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## Differential Calculus

### Course: Differential Calculus>Unit 3

Lesson 10: Disguised derivatives

# Disguised derivatives

Sal interprets an elaborate limit expression as 5 times the derivative of log(x) at x=2. This way, he can evaluate the limit using differentiation rules instead of directly analyzing the limit (which is hard!).

## Video transcript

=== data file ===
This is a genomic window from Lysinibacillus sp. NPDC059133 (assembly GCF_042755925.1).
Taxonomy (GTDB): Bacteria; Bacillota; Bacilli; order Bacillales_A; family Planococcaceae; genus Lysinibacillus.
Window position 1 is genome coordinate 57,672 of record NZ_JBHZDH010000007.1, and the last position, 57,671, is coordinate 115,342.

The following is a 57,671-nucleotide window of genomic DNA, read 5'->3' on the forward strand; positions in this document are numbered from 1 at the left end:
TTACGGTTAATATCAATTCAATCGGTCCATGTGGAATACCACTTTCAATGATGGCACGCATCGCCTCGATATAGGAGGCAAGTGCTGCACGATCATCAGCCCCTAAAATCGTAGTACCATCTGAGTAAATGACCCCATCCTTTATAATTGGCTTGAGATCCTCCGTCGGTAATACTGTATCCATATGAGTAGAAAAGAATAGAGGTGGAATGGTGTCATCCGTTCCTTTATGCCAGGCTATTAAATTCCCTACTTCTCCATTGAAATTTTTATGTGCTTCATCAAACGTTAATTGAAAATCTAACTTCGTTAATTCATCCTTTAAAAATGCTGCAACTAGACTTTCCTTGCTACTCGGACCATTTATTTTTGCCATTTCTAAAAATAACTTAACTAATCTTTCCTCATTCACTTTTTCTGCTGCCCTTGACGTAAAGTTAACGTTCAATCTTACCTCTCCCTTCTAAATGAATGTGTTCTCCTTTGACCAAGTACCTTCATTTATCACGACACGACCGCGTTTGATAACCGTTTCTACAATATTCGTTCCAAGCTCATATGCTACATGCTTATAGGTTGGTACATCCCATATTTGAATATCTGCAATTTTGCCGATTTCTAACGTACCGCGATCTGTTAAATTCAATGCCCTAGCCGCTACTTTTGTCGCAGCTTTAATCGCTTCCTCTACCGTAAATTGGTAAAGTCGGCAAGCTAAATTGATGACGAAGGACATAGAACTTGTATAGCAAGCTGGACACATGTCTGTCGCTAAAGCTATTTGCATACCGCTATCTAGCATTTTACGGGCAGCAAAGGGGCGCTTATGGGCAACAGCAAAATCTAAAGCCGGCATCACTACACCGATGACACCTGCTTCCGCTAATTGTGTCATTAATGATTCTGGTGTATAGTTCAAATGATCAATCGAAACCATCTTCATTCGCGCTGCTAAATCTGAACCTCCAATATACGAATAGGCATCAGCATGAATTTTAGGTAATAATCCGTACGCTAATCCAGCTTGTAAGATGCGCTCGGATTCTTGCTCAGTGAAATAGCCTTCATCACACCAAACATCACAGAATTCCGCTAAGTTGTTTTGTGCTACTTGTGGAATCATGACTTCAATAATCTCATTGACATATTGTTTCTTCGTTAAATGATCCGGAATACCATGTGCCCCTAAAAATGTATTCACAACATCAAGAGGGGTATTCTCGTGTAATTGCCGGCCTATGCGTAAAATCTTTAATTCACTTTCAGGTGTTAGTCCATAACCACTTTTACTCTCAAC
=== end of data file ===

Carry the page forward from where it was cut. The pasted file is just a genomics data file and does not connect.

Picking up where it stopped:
- [Voiceover] Let's see if we can find the limit as h approaches zero of five log of two plus h minus five log of two, all of that over h. And I'll give you a little bit of a hint because I know you're about to pause the video and try to work through it. Think of your derivative properties, especially the derivatives of logarithmic functions, especially logarithmic functions in this case with a base 10. If someone just writes log without the base, you can just assume that that is a 10 right over there. So pause the video, and see if you can work through it. Alright, so the key here is to remember that if I have, if I have f of x, let me do it over here, I'll do it over here. F of x and I want to find f prime of, let's say f prime of some number, let's say a, this is going to be equal to the limit as x, or sorry, as h approaches zero is one way of thinking about it, as h approaches zero of f of a plus h, minus f of a, all of that over h. So this looks pretty close to that limit definition, except we have these fives here. But lucky for us we can factor out those fives, and we could factor them out, we could factor them out out front here, but if you just have a scale or times the expression, we know from our limit properties we can actually take those out of the limit themselves. So let's do that, let's take both of these fives, and factor them out, and so this whole thing is going to simplify to five times the limit as h approaches zero of log of two plus h, minus, minus log of two, all of that over h. Now, you might recognize what we have in yellow here, cause think about it, what this is, if we had f of x is equal to log of x, and we wanted to know what f prime of, well actually let's say f prime of two is, well this would be the limit as h approaches zero of log of two plus h, two plus h, minus log of two, minus log of two, all of that over h. So this is really just a, what we see there, this by definition this right over here is, is f prime of two. If f of x is log of x, this is f prime of two, f prime of two. So can we figure that out? If f of x is log of x, what is f prime of x? F prime of x, we don't need to use the limit definition. In fact the limit definition is quite hard to evaluate this limit, but we know how to take the derivative of logarithmic functions. So f prime of x is going to be equal to one over the natural log of our base, our base here we already talked about that, that is 10. So one over natural log of 10, times, times, times x. If this was a natural log, well, then, this would be one over natural log of e times x, natural log of e is just one, so that's where you get the one over x, but if you have any other base you put the natural log of that base right over here in the denominator. So what is f prime of two? F prime of two is one over the natural log of 10, times two. So this whole thing has simplified, this whole thing is equal to five times this business. So I could actually just write it as it's equal to five over, five over the natural log of 10, natural log of 10, times two, I could have written it as two natural log of 10s. The key here for this type of exercise, you might be a little let me see if I can evaluate this limit? You're like whoa, this looks a lot like the derivative of a logarithmic function, especially the derivative when x is equal to two, if we could just factor these fives out. So you factor out the fives, and say hey, this is, this is the derivative of log of x when x is equal to two, and so we know how to take the derivative of log of x. If you don't know we have videos where we prove this. Where you take the derivatives of logarithms with bases other than e, and you just use that to actually and you find the derivative, and you evaluate it at two, and then you're done!